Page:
Campus News

Interfaith Hospitality Network of Athens dedicated to fighting homelessness

The team from the Interfaith Hospitality Network of Athens includes, from left, Regina Roth-Goldman, service director; Courtney Tobin, IHNA board president; UGA’s Holley Schramski, former board member and current volunteer; Davin Welter, executive director; and Stacy Pardue, assistant director. (Photo by Dorothy Kozlowski/UGA)

The Interfaith Hospitality Network of Athens is an organization dedicated to fighting homelessness in Athens-Clarke County. Composed of 36 Athens-area religious congregations, the network seeks to help a specific and vulnerable group: homeless families.

“IHN of Athens provides immediate shelter, support and guidance, so these families can get back on their feet again,” said Holley Schramski, a former IHN of Athens board member and the associate vice president for university business and accounting services at the University of Georgia. “What sets this apart from another homeless shelter is that it is designed to keep the family together.”

IHN of Athens is one of the more than 1,400 organizations supported by UGA’s annual Campaign for Charities, which ends Dec. 15. Through its network of congregations, the organization provides families with food and shelter, with some ­congregations taking turns to host the families overnight. In 2016, IHN of Athens helped 44 people—29 children and 15 adults, which made up 13 families. The monetary value of the program’s lodging, meals and volunteer work is approximately $350,000 a year.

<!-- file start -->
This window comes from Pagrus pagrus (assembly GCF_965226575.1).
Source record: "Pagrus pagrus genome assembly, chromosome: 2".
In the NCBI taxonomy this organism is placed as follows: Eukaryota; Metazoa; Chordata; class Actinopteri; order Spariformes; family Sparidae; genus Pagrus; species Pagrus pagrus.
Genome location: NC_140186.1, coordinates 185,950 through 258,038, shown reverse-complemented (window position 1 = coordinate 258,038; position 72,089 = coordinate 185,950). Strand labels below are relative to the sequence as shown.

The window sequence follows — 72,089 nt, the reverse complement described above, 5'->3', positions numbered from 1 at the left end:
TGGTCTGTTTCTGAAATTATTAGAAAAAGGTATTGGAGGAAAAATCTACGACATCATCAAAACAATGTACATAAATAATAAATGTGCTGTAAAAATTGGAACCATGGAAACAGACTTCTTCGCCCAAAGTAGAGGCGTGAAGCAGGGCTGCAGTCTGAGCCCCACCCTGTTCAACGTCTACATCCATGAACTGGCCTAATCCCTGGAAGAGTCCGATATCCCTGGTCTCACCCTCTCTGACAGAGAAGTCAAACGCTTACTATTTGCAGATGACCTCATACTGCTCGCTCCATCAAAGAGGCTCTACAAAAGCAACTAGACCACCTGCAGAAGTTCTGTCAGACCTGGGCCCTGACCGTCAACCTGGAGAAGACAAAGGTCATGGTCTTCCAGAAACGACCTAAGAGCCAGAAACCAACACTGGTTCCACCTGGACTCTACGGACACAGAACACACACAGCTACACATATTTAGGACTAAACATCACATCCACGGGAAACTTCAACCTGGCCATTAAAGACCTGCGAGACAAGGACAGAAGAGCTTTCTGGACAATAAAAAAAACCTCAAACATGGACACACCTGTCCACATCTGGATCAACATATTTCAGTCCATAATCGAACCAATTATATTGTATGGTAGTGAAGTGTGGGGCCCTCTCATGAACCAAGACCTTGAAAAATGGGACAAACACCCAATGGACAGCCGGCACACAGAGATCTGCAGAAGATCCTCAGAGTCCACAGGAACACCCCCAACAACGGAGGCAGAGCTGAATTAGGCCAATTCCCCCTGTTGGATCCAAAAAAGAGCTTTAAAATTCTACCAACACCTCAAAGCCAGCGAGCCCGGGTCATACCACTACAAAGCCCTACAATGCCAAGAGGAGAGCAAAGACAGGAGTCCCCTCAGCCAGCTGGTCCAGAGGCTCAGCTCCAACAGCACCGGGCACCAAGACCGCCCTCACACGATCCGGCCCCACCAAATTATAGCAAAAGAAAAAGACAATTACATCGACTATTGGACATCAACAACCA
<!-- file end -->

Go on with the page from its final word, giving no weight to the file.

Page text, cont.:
“The families are provided a hospitable environment so that while they are going through this difficult time period, there is some sense of consistency and normalcy,” said Schramski.

Volunteers eat dinner and spend time getting to know the families on a nightly basis. Schramski and her husband, John, would bring their children, Anna and Jack, who played games and did their homework with the children.

“The most rewarding part of volunteering with IHN of Athens is spending time with the actual families,” said Schramski.

The eventual goal of the organization is to transition families to a place of stable independence and help adult family members find sustainable employment. Volunteers are encouraged to donate both their time and talents, which range from helping prepare for interviews to giving advice on career growth.

“Volunteering at IHN of Athens is so easy to do,” Schramski said. “You can figure out what your best talent is and put it to work. You get to help someone and also be a part of their growth.”

Schramski and her family are members of First United Methodist Church of Athens, which is an IHN of Athens host congregation. She served on the IHN of Athens board from 2010 to 2016. During that time, she was able to take many of the professional skills she uses on a daily basis at UGA and apply them to IHN of Athens.

“Being a board member, I was able to take my business, organizational and operations skills and use them to help people,” she said.

Although she no longer is on the board, Schramski is still involved in IHN of Athens and continues to volunteer.

“This program really makes a difference,” she said.